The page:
After nearly 11 years in the federal parliament Labor Party senator Doug Cameron gave his valedictory speech in early April. Speaking of his life’s work, he said, “It all comes down to one thing – socialism”.
Many of those who have followed Cameron’s career would have been surprised to hear that he has been a committed socialist. It seems that even some of Doug’s own Labor colleagues were surprised to find out they had been sitting with a socialist!
Cameron came to Australia from Scotland in the early 1970s and worked as a fitter. He joined the metalworkers union and made his way through the union’s ranks, eventually becoming the national secretary of the Australian Manufacturing Workers Union (AMWU).
Cameron was a controversial figure in the AMWU, particularly in the late 1990s and early 2000s. During those years, he led pro-Labor Party forces in the union in a factional battle against the left.
The socialist-influenced rank and file group Workers First won control of the Victorian branch of the AMWU and embarked on a bold campaign to transform the union and raise wages. Led by Craig Johnston, Workers First pushed the ideas of militant class struggle unionism in contrast to Cameron’s tame cat approach.
Cameron saw Workers First as a threat to his leadership and did everything he could to weaken them. He ruthlessly collaborated with the media, the bosses, the state government, and even federal intelligence agencies to undermine the Victorian branch leaders. He had some success.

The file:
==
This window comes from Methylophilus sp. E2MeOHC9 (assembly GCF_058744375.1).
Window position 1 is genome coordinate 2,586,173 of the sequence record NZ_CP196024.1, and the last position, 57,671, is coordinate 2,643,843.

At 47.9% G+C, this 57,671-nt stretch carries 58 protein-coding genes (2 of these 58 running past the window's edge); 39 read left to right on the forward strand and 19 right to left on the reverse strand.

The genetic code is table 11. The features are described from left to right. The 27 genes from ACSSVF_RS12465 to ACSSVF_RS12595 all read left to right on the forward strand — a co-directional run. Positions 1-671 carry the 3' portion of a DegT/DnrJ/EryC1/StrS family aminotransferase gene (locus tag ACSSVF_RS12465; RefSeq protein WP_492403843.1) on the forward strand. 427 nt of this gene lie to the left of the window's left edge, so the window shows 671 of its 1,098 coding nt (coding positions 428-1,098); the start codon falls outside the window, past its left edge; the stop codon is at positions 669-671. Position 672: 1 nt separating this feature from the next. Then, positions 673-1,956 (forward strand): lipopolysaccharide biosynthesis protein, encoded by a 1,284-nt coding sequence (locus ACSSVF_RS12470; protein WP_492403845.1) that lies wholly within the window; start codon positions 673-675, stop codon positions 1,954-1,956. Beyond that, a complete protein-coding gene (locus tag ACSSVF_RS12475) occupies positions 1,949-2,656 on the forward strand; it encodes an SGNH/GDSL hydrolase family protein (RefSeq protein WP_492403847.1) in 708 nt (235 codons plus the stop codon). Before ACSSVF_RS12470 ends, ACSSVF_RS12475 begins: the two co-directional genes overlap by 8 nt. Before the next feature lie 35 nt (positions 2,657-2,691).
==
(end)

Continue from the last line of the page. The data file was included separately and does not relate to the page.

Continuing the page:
Cameron’s attacks on the left were rewarded by the Labor Party when he was bumped into parliament after the 2007 election. Once in office, Cameron loyally supported both the Rudd and Gillard governments, often described as the most right-wing Labor governments ever.
Now an enthusiastic supporter of Bill Shorten, Cameron has always been more at home with those on the right of the labour movement than he has with socialists. That he has been described as a ‘left’ within the Labor Party says more about how conservative Labor has become than it does about his own politics.
Over the years, Cameron has clearly articulated his worldview. He was a defender of the Accord, a form of collaboration between the unions and employers.
The Accord boosted capitalism making it more difficult for workers to struggle over the wealth created. It paved the way for the weakening of the union movement, and the extreme wealth inequality we see today.
While Cameron often gave employers advice about how to run their businesses, the union that he ran lost thousands of members on his watch. Is it any wonder the bosses rarely listened to him!
Cameron has long supported forms of protectionism and would be best described as an economic nationalist. Cameron’s economic policies are actually closer to Pauline Hanson’s than they are to genuine socialism.
At no stage, either as a union leader or as a senator, did Cameron put forward socialist policies like the need to bring key sectors of the economy into public ownership or planning to produce things for need rather than profits.
He spoke about supporting workers’ rights, but the governments he was part of introduced laws that facilitated low wage growth and an increase in job insecurity. The very rules we are now trying to change.
After spending a lifetime defending the status quo, many will ask what has led to Cameron’s newfound radicalism. While he was always a loyal operative of the Labor Party, he wasn’t a fool.
Cameron was always more far-sighted than your average Labor hack, having one eye to international political developments. He would have noticed the shift in support towards people like Jeremy Corbyn and Bernie Sanders and the growing support for democratic socialist ideas.
While it’s utterly cynical that pro-capitalist politicians like Cameron want to attach themselves to socialism five minutes before retiring, it says a lot about the way politics is shifting to the left. In the future, we should expect that all sorts of people jump on the socialist bandwagon.
While we cannot say that we will miss him, we do hope that Cameron donates a big chunk of his parliamentary pension to our fighting fund, as is the socialist tradition.
By Anthony Main